At the high-end of Lenovo’s ThinkPad designs, where professionals need server-grade features like ECC and graphics focused on compute or rendering, we get the P1 model which is updated for 2020 as the P1 Gen3. This notebook refresh is a 15.6-inch design, offering an OLED display, choice of Intel 10th Gen or Xeon processors, and Quadro-level graphics. The underlying design of the chassis is carbon fiber, aiming to be sturdy yet lightweight, with a fingerprint resistant finish to enhance the aesthetic of a premium system.

The ThinkPad P1 Gen3 is a 15.6-inch design with options that include a 3840x2160 OLED touch display at HDR500, a 3840x2160 LCD IPS variant up to 600 nits, or a 1920x1080 IPS 500nit HDR lower-cost option. Under the hood it supports Intel’s 10th Gen Core mobile 45 W processors, or their Xeon equivalents, which extends support to up to 64 GB of ECC for the Xeons via two SoDIMM slots. Graphics are available up to an NVIDIA Quadro T2000. There are two M.2 drives in the system, allowing for up to 4 TB of NVMe SSDs in RAID 0/1, and the system comes with an 80 Wh battery. Two power supplies are available – a base 135 W slim model or a 170 W slim model. Operating system options include Windows 10 Home, Pro, Pro for Workstations, Ubuntu, Red Hat (certified), or Fedora.

For professional users, the P1 Gen3 supports TPM, has a touch fingerprint reader for easy log-in, and a shutter mechanism for the 720p webcam. There is also an optional separate Hybrid IR camera. On the connectivity side, Intel’s AX201 Wi-Fi 6 solution is included as standard, but a CAT16 LTE smartphone modem is an optional extra, which comes in the M.2 form factor. The system is certified for a number of software vendors, such as AutoCAD, CATRIA, NX, SolidWorks, Revit, Creo, Inventor, etc.

From the design, the unit comes with the usual ThinkPad bells and whistles. The keyboard includes the TrackPoint in the middle of the keyboard, and the track pad at the bottom has physical keys above it. The keyboard is backlit and spill resistant. Ports on the side include two USB 3.2 Gen 1 Type-A ports, two USB-C Thunderbolt 3 ports, a HDMI 2.0 video output, a 3.5mm jack, and an SD Card Reader.

A suggested Lenovo Use Case

The P1 Gen3 comes with Lenovo’s ThinkShield software, and will also be the recipient of Lenovo’s new Ultra Performance Mode that allows the user to adjust the performance settings in order to achieve a desired performance or thermal characteristics of the system. Lenovo believes this is mostly relevant to users who need full turbo to get a project completed on time, or for those who use the system with VR and require a minimum standard of performance without any potential thermal disruptions.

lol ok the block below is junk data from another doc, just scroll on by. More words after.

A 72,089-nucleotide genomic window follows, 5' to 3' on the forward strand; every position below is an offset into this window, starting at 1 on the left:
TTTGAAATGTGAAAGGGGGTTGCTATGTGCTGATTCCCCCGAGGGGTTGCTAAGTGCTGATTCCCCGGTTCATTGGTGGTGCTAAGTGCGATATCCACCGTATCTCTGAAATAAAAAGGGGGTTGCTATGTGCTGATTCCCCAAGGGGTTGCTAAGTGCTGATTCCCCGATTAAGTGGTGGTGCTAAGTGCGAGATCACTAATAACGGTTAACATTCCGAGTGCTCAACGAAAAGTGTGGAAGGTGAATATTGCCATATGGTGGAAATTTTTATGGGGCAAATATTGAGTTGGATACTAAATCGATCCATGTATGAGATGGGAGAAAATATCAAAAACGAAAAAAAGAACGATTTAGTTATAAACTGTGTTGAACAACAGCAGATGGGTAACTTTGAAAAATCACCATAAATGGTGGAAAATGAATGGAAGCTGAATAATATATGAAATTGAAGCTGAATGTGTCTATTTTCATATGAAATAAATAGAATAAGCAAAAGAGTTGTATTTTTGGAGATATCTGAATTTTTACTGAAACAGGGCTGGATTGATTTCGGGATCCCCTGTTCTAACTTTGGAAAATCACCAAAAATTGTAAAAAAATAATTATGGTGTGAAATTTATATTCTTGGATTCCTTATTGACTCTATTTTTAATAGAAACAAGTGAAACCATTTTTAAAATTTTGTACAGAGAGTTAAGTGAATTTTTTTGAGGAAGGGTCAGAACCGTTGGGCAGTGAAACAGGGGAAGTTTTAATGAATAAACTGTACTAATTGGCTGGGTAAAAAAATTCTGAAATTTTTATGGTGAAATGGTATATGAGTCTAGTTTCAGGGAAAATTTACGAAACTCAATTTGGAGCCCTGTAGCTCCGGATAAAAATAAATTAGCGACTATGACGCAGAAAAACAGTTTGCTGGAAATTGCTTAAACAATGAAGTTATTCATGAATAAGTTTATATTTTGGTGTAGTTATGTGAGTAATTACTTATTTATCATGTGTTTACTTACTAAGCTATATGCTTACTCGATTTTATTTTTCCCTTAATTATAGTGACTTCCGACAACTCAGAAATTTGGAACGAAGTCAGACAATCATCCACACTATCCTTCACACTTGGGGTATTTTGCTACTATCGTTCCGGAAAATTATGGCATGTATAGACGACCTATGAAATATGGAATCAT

The P1 Gen3 starting weight is 3.75 lbs (1.7 kg), which will add on with the addition of a graphics card / more memory / more storage etc. The Lenovo ThinkPad P1 Gen3 will be available from July, starting at $2019.

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  • biasedopinion - Wednesday, June 17, 2020 - link

    your looking for the P52 for that, I would personally prefer to have the cut off board as it centers the home row more than having a numpad would. Not all workloads demanding a pro machine need a numpad.
  • jeremyshaw - Thursday, June 18, 2020 - link

    Lenovo sells 3 other 15" Thinkpads (and more 15" Thinkpads when we include the L and E series, along with other Lenovo/Think 15" laptops), and every single one of them have an useless numpad. Get one of those, if you want the numpad. Leave the one and ONLY 15" Thinkpad without that unnecessary appendage to the rest of us.
  • danielfranklin - Wednesday, June 17, 2020 - link

    Give me 16x10 and an AMD H series!
  • stopwatcch - Thursday, June 18, 2020 - link

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  • stopwatcch - Thursday, June 18, 2020 - link

    thanks for sharing
  • twtech - Thursday, June 18, 2020 - link

    It sounds pretty decent actually, especially for the price. If the GPU was stronger, and I hadn't just put a bunch of money into a Razer Blade Pro, I'd have given it a serious look.
  • scineram - Thursday, June 18, 2020 - link

    Not Renoir, not interesting.
  • pjcamp - Thursday, June 18, 2020 - link

    With a screen that is still basically a TV. No thanks.
  • Vitor - Thursday, June 18, 2020 - link

    16:10/2560x1600 is still my ideal notebook screen

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